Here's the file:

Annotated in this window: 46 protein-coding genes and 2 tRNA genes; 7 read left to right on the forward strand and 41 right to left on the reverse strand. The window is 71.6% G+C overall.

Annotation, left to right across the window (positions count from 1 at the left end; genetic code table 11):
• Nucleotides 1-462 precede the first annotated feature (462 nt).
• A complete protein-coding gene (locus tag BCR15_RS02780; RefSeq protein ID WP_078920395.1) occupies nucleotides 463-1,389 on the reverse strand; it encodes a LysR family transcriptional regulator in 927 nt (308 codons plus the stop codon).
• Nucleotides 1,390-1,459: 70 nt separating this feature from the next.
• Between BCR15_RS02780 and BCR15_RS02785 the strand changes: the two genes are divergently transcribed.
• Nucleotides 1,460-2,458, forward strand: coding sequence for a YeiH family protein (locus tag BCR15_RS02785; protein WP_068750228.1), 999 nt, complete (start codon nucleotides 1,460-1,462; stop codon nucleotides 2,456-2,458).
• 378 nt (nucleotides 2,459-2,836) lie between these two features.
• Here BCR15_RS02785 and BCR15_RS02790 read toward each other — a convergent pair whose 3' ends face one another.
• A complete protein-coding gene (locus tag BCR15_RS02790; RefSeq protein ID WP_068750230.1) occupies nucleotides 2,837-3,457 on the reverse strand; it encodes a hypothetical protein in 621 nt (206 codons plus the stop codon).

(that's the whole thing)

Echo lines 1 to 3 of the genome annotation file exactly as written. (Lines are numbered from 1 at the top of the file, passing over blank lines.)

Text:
Annotated in this window: 46 protein-coding genes and 2 tRNA genes; 7 read left to right on the forward strand and 41 right to left on the reverse strand. The window is 71.6% G+C overall.

Annotation, left to right across the window (positions count from 1 at the left end; genetic code table 11):
• Nucleotides 1-462 precede the first annotated feature (462 nt).